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TWT chronicles Obama’s big day
Question of the Day
8:35 a.m. — President Obama and the first family leave the White House for the blocklong drive to St. John's Church across Lafayette Square for the first public event of his second inaugural celebration.
Mr. Obama, first lady Michelle Obama, daughters Sasha and Malia and Mrs. Obama’s mother entered the church for the private service three hours before Mr. Obama was to take his place at the ceremonial swearing-in ceremony on the West Front of the U.S. Capitol. Minutes later, Vice President Joseph R. Biden, his wife, Jill, and son Beau made their way into the church, stopping as did the Obamas to meet briefly with the Rev. Luis Leon, the St. John’s rector who delivered the inaugural benediction.
During the service, the Rev. Andy Stanley, pastor of the North Point Community Church in Alpharetta, Ga., asked in his sermon what a person’s responsibilities are when he realizes he is the most important person at a gathering.
The cleric said it was that person’s responsibility to leverage that power in the service of others, according to The Associated Press.
Addressing Mr. Obama directly, Mr. Stanley said, “Mr. President, you have an awfully big room. It’s as big as our nation.”
9:38 a.m. — The president waves to the crowd but makes no remarks to a throng of admirers before getting back into the presidential limousine for the drive back to the White House.
9:45 a.m. — It doesn’t have the numbers or the history-breaking vibe of four years ago, but many in the crowd said they still found a special satisfaction in Mr. Obama’s second inaugural celebration. Zuri Murrell, a physician from Los Angeles, said he made a point of traveling to Washington this time after not attending four years ago.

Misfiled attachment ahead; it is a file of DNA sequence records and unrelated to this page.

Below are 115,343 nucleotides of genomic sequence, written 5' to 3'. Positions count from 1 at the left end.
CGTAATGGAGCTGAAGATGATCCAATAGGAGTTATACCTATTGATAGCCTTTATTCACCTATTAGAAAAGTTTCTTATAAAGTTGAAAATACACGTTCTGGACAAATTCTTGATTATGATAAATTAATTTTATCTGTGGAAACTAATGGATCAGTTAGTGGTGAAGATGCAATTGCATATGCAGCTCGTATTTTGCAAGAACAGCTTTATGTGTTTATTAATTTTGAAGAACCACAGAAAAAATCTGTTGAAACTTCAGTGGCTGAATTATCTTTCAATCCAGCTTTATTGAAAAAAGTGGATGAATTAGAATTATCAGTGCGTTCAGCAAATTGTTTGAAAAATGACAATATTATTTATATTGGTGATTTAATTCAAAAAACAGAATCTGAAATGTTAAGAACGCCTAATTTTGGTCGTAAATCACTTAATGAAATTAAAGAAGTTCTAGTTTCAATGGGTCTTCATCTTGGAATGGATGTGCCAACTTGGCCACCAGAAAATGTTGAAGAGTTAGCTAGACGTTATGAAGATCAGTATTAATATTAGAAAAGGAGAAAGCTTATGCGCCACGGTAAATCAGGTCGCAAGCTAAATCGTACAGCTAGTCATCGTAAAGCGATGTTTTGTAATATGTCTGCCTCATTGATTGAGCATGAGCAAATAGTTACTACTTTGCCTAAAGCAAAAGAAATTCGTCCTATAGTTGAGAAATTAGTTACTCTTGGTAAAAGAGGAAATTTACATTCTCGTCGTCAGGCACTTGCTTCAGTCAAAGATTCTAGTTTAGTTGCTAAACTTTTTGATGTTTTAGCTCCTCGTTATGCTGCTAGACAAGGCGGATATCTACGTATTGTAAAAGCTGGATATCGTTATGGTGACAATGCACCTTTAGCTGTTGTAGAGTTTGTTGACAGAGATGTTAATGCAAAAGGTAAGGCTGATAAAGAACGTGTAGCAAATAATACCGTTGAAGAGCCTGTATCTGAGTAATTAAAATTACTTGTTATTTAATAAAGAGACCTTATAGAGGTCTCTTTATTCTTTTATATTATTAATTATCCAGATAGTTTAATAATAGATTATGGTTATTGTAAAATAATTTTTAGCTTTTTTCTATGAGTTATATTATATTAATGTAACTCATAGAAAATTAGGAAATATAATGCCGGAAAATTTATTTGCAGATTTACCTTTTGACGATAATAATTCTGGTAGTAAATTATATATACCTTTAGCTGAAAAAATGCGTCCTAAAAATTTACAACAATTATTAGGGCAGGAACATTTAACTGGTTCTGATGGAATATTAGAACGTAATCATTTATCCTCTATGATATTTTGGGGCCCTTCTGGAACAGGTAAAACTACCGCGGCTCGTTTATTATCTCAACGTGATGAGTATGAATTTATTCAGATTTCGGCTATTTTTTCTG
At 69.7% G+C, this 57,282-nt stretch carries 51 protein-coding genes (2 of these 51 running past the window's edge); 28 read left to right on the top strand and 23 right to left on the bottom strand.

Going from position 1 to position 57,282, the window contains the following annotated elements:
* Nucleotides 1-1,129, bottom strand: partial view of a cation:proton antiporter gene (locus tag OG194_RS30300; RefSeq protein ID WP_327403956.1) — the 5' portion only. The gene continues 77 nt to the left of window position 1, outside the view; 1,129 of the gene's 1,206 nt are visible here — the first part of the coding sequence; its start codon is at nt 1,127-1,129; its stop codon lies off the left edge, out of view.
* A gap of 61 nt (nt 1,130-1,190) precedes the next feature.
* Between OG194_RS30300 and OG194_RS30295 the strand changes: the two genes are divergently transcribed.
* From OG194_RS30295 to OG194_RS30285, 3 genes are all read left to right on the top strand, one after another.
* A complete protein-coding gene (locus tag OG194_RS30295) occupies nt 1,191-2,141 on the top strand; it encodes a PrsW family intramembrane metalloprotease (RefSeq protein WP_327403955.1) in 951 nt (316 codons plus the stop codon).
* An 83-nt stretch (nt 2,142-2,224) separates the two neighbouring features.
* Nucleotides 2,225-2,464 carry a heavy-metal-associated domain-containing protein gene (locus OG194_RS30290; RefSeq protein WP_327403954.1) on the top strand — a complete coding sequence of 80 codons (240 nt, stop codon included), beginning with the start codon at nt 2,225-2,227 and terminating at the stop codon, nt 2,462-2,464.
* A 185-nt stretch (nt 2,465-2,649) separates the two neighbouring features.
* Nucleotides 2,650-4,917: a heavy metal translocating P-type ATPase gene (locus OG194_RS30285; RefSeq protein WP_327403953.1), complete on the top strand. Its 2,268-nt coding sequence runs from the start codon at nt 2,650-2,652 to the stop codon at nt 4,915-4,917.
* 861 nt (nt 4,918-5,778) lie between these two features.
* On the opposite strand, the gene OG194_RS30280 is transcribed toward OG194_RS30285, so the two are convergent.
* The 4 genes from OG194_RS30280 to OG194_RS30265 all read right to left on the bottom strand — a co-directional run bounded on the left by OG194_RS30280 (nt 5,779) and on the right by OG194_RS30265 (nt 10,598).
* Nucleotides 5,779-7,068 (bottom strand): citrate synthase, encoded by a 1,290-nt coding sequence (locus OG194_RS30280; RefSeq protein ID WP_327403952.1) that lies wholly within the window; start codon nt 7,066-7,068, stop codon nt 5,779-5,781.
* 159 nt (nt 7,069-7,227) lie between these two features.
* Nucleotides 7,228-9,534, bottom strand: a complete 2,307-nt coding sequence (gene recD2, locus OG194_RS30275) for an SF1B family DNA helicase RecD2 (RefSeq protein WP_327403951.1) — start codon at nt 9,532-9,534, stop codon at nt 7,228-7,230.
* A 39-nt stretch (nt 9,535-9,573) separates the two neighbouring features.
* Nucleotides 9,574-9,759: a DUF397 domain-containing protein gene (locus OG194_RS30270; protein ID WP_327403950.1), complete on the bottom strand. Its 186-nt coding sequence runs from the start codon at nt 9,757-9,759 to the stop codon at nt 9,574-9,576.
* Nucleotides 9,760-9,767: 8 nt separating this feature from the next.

“I still feel like it’s a historic event — I want my children to be a part of it,” he said.
10:10 a.m. — Not all in the crowd are in a festive mood. As the crowds file into the Mall on a cold January morning, they are handed pamphlets inviting them to the “Disinauguration Ball” in Arlington.
“Democracy, as the American founders described it, was like two wolves and a sheep deciding on what’s for dinner,” reads the invitation, complete with a “Not My President” banner across the top.
10:26 a.m. — Former D.C. Mayor Anthony A. Williams is among the throng of city residents and visitors filing into the center of Washington on a day on which even VIPs have to trek to enjoy festivities along the Mall and Pennsylvania Avenue Northwest. Sporting a cap of the D.C. United soccer team, Mr. Williams rides by subway to Metro Center and is complimented by a passer-by who said he did a “fine job” as mayor from 1999 to 2007, a time of transformation as the District of Columbia got its fiscal house in order.
“I’m honored and grateful that we have a chance to finish what we started. Our work begins today. Let’s go,” the presidential tweet released early Monday morning read. The message was signed “-bo” — the designation Mr. Obama uses when he composes the messages on his Twitter feed at @BarackObama.
10:44 a.m. — The congressional delegation filing into the stands where Mr. Obama is to deliver his second inaugural address included at least one lawmaker who had hoped to be in a better seat.
Rep. Paul Ryan, Wisconsin Republican, was part of the bipartisan delegation in the temporary stands on the West Front of the Capitol. He was the Republican vice presidential nominee in the November election. Two other men who hoped for a different role also are part of the delegation — Sen. John F. Kerry, the failed Democratic nominee in 2004, and Sen. John McCain, who lost to Mr. Obama in 2008.
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